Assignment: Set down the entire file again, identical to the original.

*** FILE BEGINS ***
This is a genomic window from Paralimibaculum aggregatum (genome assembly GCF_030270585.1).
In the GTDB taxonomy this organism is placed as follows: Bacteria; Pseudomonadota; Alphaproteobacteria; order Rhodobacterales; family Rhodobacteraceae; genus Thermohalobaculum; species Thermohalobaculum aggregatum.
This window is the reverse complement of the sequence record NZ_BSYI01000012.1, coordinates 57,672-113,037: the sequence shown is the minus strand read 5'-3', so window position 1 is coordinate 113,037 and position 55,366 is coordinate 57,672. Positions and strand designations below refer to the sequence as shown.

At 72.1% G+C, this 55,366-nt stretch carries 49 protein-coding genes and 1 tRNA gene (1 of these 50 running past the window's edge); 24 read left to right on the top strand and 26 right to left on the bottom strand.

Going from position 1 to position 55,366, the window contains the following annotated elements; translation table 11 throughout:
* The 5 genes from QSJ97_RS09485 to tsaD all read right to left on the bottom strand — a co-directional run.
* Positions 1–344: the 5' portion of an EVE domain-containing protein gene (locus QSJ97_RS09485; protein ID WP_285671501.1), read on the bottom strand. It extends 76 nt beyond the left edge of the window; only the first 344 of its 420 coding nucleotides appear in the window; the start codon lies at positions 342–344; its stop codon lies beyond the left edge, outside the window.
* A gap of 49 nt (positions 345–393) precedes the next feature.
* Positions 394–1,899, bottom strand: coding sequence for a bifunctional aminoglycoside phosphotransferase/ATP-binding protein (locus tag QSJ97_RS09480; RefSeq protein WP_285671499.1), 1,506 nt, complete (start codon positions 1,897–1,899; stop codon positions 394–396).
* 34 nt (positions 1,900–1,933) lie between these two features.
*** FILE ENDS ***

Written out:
This is a genomic window from Paralimibaculum aggregatum (genome assembly GCF_030270585.1).
In the GTDB taxonomy this organism is placed as follows: Bacteria; Pseudomonadota; Alphaproteobacteria; order Rhodobacterales; family Rhodobacteraceae; genus Thermohalobaculum; species Thermohalobaculum aggregatum.
This window is the reverse complement of the sequence record NZ_BSYI01000012.1, coordinates 57,672-113,037: the sequence shown is the minus strand read 5'-3', so window position 1 is coordinate 113,037 and position 55,366 is coordinate 57,672. Positions and strand designations below refer to the sequence as shown.

At 72.1% G+C, this 55,366-nt stretch carries 49 protein-coding genes and 1 tRNA gene (1 of these 50 running past the window's edge); 24 read left to right on the top strand and 26 right to left on the bottom strand.

Going from position 1 to position 55,366, the window contains the following annotated elements; translation table 11 throughout:
* The 5 genes from QSJ97_RS09485 to tsaD all read right to left on the bottom strand — a co-directional run.
* Positions 1–344: the 5' portion of an EVE domain-containing protein gene (locus QSJ97_RS09485; protein ID WP_285671501.1), read on the bottom strand. It extends 76 nt beyond the left edge of the window; only the first 344 of its 420 coding nucleotides appear in the window; the start codon lies at positions 342–344; its stop codon lies beyond the left edge, outside the window.
* A gap of 49 nt (positions 345–393) precedes the next feature.
* Positions 394–1,899, bottom strand: coding sequence for a bifunctional aminoglycoside phosphotransferase/ATP-binding protein (locus tag QSJ97_RS09480; RefSeq protein WP_285671499.1), 1,506 nt, complete (start codon positions 1,897–1,899; stop codon positions 394–396).
* 34 nt (positions 1,900–1,933) lie between these two features.